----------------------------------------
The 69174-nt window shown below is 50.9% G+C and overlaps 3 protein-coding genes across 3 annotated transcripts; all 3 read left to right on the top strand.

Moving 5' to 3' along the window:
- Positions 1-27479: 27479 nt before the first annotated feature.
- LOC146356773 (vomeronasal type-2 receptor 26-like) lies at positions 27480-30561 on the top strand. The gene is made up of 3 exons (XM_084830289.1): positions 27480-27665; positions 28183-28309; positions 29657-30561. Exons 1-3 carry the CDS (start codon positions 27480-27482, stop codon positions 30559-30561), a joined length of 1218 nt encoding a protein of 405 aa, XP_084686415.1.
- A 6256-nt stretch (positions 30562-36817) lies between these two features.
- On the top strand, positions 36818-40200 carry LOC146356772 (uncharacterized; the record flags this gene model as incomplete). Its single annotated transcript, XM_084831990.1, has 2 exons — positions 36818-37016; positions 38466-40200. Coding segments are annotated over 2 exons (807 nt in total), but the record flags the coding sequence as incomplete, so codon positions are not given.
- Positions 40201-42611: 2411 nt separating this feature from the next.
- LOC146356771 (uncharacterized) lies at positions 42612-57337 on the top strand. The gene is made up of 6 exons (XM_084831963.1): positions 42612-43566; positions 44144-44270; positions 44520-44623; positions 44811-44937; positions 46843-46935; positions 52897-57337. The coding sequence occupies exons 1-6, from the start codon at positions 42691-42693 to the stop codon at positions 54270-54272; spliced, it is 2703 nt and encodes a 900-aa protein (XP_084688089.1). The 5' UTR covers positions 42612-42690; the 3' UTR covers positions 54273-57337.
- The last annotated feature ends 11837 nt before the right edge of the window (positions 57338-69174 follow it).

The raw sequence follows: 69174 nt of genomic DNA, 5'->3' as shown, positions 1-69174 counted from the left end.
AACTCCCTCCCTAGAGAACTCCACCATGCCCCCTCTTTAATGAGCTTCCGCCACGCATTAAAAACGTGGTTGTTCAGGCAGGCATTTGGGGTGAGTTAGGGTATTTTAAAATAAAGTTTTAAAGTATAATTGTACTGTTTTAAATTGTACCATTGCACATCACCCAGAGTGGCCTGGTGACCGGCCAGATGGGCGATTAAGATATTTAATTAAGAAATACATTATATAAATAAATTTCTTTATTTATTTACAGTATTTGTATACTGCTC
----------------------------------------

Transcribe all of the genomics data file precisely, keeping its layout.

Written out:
The 69174-nt window shown below is 50.9% G+C and overlaps 3 protein-coding genes across 3 annotated transcripts; all 3 read left to right on the top strand.

Moving 5' to 3' along the window:
- Positions 1-27479: 27479 nt before the first annotated feature.
- LOC146356773 (vomeronasal type-2 receptor 26-like) lies at positions 27480-30561 on the top strand. The gene is made up of 3 exons (XM_084830289.1): positions 27480-27665; positions 28183-28309; positions 29657-30561. Exons 1-3 carry the CDS (start codon positions 27480-27482, stop codon positions 30559-30561), a joined length of 1218 nt encoding a protein of 405 aa, XP_084686415.1.
- A 6256-nt stretch (positions 30562-36817) lies between these two features.
- On the top strand, positions 36818-40200 carry LOC146356772 (uncharacterized; the record flags this gene model as incomplete). Its single annotated transcript, XM_084831990.1, has 2 exons — positions 36818-37016; positions 38466-40200. Coding segments are annotated over 2 exons (807 nt in total), but the record flags the coding sequence as incomplete, so codon positions are not given.
- Positions 40201-42611: 2411 nt separating this feature from the next.
- LOC146356771 (uncharacterized) lies at positions 42612-57337 on the top strand. The gene is made up of 6 exons (XM_084831963.1): positions 42612-43566; positions 44144-44270; positions 44520-44623; positions 44811-44937; positions 46843-46935; positions 52897-57337. The coding sequence occupies exons 1-6, from the start codon at positions 42691-42693 to the stop codon at positions 54270-54272; spliced, it is 2703 nt and encodes a 900-aa protein (XP_084688089.1). The 5' UTR covers positions 42612-42690; the 3' UTR covers positions 54273-57337.
- The last annotated feature ends 11837 nt before the right edge of the window (positions 57338-69174 follow it).

The raw sequence follows: 69174 nt of genomic DNA, 5'->3' as shown, positions 1-69174 counted from the left end.
AACTCCCTCCCTAGAGAACTCCACCATGCCCCCTCTTTAATGAGCTTCCGCCACGCATTAAAAACGTGGTTGTTCAGGCAGGCATTTGGGGTGAGTTAGGGTATTTTAAAATAAAGTTTTAAAGTATAATTGTACTGTTTTAAATTGTACCATTGCACATCACCCAGAGTGGCCTGGTGACCGGCCAGATGGGCGATTAAGATATTTAATTAAGAAATACATTATATAAATAAATTTCTTTATTTATTTACAGTATTTGTATACTGCTC